Back home we had dinner next door at Casa de mi Madre in our little village of Las Aguas. It was the only one open despite it being Sat evening – lunchtime is the big meal on the weekends here. It was spectacular. We sat on the open rooftop patio overlooking the ocean and could see our BnB balcony. We have learnt better how to order and scaled back on the volumes to ensure room for dessert! Our waiter brought us fresh fish to select from, and we rounded out with papas arrugadas, salad, calamari as well as cervezas and agua (we bounce between still – D&S choice – and sparkling – M&A choice. The fish was prepared with almonds and done on the grill – it was superb. For dessert Suz and I had the ferrero roche-like choc with ice cream and Dan & Mike had the cheese cake; all with coffee. All amazing. Our dinner came in at 73 Euro (or about $55 Cdn per couple). Yeah, I could do this for a winter getaway….

Canary Islands – Day 14 – La Palma

Still here at Finca Fantastico and loving it. Today has hiking and beaches on the agenda. First off to the Caldera de Taburiente. We started at the visitor centre where we learned that you need to arrive very early to get a parking spot where the hikes are – by the time we arrived they were closed. So we visited the centre and decided to return at 4 pm when the parking lots reopen as the day hikers leave.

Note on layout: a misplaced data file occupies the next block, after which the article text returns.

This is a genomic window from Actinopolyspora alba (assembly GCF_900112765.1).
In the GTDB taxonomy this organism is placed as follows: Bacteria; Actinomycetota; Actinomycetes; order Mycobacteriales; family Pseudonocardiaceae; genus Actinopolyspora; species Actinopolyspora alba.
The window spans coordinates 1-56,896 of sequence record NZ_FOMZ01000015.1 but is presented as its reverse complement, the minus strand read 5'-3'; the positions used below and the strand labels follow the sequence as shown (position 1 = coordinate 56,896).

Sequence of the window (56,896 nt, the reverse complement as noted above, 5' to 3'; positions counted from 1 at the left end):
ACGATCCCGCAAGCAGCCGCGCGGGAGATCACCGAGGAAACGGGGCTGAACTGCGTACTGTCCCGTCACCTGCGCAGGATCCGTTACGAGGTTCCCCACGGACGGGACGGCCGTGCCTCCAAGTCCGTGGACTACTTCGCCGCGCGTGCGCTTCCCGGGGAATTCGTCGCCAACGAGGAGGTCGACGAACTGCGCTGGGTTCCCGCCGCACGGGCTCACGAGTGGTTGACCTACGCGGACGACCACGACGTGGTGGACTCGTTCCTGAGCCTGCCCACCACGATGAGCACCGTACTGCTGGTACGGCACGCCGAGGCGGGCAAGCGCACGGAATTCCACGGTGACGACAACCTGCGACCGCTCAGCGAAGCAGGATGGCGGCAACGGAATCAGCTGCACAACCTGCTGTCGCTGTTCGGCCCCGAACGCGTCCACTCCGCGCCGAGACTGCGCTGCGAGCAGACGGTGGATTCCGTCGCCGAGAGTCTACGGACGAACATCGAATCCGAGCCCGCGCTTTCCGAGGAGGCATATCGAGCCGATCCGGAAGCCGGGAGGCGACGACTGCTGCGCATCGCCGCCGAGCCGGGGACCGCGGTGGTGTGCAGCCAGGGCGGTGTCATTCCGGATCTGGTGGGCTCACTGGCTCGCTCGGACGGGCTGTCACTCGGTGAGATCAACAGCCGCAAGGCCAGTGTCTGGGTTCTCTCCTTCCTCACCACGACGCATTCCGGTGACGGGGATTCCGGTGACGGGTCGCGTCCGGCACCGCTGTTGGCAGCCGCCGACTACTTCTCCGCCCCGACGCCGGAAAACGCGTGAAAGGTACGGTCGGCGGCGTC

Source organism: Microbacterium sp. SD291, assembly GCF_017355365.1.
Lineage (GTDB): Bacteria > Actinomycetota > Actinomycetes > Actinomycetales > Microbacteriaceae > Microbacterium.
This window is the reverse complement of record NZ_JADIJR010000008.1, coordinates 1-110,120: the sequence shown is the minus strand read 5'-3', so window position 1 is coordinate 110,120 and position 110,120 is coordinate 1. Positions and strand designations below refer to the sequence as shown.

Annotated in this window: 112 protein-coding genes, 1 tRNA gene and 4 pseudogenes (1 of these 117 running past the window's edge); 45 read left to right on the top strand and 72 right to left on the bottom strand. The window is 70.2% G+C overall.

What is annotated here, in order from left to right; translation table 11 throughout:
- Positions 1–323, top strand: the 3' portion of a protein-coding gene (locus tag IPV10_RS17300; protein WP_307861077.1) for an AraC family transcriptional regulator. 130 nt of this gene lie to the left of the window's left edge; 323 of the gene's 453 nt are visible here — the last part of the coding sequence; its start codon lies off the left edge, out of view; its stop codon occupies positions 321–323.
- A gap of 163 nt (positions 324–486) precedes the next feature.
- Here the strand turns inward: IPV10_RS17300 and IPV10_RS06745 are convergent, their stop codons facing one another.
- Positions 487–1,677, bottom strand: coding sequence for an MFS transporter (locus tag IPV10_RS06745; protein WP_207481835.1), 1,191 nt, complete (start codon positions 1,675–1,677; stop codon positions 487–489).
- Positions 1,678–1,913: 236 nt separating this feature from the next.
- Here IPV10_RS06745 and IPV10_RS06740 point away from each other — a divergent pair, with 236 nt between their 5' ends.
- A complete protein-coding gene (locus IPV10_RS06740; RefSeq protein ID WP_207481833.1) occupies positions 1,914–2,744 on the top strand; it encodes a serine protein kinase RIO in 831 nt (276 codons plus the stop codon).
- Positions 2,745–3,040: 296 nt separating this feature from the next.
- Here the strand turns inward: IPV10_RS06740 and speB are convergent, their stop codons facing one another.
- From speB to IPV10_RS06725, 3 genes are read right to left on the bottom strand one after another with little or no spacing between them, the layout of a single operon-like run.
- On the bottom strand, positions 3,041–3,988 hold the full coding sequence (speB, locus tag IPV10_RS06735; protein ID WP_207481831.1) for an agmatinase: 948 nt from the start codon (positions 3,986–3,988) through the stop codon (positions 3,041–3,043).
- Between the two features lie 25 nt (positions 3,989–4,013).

So some facts from the visitor centre! The caldera is huge – 8 miles across. You only realize you are in a caldera when you see the aerial photos, otherwise they just seem like steep mountains and valleys. Taburiente is the largest, north-most volcano on the island and dates from the 1600’s. There is a line of smaller ones going south that ends with the youngest from 1971 – this is the newest of the Canary Islands. There were great displays explaining the different rock formations including the ‘concrete’ looking chunks we found earlier. We have seen examples of all types in the field!

La Palma is a great source of fresh water for all of the Canary Islands due to the many aquifers all over the island, especially to the north. Surprisingly there don’t seem to be any hot springs or thermal pools :-(.

Next stop the beach! We headed to the black beach at Puerto de Tazacorte. We had hoped for a swim, but alas the beach was closed due to high swells and waves. We couldn’t swim, but the waves were mesmerizing to watch! Again there was a nude beach section with brave souls daring the closed beach- at least this time it was pretty equal representation of the sexes.

We had a very entertaining lunch on the beach front with musical accompaniment. The poor fellows serenading us had to be en guard as the waves whipped over the breakwater wall and they scrambled to save their instruments on one occasion.

After lunch, Mike & Suz hiked up the steep hillside at the end of the beach while Dan and I chose to walk further down the beach towards the marina and where we found ‘the real beach’. We all scrambled back to make it back to the caldera for our 4 pm hike.